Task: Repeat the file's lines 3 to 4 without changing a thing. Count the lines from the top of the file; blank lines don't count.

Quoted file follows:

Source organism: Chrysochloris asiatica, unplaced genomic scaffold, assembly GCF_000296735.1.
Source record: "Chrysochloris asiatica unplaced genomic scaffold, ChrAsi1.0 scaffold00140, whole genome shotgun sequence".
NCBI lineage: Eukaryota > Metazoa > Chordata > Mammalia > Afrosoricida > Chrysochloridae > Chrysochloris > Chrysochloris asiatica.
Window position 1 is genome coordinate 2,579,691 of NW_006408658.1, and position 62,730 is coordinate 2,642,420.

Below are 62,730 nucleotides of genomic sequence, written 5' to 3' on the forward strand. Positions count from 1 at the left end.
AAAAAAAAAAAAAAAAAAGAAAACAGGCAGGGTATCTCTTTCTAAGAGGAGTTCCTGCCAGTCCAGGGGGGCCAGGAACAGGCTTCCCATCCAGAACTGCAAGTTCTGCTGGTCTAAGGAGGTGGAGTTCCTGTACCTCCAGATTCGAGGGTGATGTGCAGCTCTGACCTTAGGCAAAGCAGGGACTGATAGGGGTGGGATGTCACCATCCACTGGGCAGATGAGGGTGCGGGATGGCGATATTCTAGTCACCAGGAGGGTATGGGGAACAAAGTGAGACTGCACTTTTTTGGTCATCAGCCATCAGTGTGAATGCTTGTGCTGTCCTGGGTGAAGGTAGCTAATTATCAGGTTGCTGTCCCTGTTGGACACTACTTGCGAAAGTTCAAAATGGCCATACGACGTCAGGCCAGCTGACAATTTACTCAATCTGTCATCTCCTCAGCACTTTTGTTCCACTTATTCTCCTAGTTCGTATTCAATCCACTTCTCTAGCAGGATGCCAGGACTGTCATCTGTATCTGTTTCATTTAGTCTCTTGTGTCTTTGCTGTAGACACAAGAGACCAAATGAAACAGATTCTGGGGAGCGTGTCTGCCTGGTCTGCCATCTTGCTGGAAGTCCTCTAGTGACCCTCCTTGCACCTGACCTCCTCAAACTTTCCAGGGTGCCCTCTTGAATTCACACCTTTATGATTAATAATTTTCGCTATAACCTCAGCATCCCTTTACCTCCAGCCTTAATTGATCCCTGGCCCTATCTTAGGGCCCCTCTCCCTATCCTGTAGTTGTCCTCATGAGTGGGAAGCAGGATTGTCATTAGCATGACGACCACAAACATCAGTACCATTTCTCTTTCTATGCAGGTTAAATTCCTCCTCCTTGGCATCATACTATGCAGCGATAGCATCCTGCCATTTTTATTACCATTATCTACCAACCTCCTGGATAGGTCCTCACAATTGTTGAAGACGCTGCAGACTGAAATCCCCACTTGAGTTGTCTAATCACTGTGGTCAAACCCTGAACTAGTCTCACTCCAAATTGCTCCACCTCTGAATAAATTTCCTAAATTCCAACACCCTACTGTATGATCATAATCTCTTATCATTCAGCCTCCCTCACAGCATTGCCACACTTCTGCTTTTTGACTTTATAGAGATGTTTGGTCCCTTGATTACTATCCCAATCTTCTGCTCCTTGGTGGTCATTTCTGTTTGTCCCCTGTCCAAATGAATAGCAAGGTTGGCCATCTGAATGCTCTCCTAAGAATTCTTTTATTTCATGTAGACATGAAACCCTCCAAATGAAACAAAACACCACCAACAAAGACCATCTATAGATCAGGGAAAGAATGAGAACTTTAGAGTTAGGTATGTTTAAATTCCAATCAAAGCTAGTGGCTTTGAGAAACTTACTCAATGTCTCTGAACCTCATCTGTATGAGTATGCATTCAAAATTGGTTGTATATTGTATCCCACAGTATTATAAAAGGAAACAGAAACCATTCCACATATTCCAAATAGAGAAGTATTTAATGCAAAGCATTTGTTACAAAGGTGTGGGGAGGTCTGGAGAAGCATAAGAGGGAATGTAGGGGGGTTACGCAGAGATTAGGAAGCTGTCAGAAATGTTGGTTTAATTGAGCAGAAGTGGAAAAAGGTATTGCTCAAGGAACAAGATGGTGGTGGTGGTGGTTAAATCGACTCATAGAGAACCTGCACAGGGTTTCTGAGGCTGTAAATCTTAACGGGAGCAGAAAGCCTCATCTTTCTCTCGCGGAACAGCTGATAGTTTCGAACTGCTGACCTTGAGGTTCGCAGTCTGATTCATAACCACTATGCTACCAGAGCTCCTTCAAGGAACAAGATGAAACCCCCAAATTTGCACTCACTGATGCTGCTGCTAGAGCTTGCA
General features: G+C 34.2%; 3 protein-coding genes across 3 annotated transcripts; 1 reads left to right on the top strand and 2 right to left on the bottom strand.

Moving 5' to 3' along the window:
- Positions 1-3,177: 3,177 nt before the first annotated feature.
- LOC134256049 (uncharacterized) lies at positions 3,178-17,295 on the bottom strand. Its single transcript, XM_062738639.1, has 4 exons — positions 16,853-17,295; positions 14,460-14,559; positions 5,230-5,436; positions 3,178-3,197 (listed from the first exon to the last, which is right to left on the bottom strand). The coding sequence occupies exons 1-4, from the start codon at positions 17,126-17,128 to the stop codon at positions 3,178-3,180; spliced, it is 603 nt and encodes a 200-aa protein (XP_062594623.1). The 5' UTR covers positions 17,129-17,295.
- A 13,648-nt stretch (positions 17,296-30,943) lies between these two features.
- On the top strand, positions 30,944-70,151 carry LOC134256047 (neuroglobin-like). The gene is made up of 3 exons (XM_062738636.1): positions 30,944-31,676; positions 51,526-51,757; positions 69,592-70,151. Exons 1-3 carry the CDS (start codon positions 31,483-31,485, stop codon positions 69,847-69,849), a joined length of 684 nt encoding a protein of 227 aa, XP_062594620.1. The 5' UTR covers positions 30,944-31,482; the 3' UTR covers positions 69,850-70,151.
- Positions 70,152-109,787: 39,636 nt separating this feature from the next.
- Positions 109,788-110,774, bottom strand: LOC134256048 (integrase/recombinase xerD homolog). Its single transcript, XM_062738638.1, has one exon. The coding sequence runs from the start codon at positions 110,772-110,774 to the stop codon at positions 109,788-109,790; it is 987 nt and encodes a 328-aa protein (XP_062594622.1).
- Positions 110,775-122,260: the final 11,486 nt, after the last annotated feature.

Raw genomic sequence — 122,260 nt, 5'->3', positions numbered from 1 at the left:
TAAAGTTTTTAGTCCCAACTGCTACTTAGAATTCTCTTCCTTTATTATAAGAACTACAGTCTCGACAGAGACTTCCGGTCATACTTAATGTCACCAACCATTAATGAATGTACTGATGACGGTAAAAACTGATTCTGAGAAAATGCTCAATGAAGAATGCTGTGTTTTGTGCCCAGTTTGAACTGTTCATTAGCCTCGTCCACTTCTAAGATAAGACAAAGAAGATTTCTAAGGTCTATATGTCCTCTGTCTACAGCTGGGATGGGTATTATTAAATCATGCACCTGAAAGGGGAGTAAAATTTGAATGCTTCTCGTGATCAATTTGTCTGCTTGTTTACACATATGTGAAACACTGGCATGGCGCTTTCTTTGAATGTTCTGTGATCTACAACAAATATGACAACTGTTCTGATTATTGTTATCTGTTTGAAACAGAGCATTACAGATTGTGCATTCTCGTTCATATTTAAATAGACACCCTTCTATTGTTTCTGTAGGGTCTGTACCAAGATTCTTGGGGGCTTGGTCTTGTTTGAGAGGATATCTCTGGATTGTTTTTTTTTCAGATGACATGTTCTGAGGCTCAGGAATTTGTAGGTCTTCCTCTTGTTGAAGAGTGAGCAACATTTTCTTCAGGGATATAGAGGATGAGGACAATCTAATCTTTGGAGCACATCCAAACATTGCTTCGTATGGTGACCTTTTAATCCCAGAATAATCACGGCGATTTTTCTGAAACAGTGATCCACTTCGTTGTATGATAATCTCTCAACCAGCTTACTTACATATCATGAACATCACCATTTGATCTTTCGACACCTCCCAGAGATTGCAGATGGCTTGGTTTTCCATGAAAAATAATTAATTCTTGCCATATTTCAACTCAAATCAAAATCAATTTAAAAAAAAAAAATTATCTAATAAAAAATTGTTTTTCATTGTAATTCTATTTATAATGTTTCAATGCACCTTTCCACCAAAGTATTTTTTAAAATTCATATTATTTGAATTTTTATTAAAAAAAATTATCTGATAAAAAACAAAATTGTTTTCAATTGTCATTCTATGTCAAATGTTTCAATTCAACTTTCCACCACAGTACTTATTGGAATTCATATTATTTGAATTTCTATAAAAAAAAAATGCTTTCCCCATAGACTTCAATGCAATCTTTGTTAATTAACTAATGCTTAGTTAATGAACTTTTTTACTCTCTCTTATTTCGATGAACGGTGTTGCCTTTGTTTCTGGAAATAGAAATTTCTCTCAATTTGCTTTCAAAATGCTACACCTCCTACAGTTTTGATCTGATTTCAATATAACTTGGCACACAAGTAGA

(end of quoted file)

NCBI lineage: Eukaryota > Metazoa > Chordata > Mammalia > Afrosoricida > Chrysochloridae > Chrysochloris > Chrysochloris asiatica.
Window position 1 is genome coordinate 2,579,691 of NW_006408658.1, and position 62,730 is coordinate 2,642,420.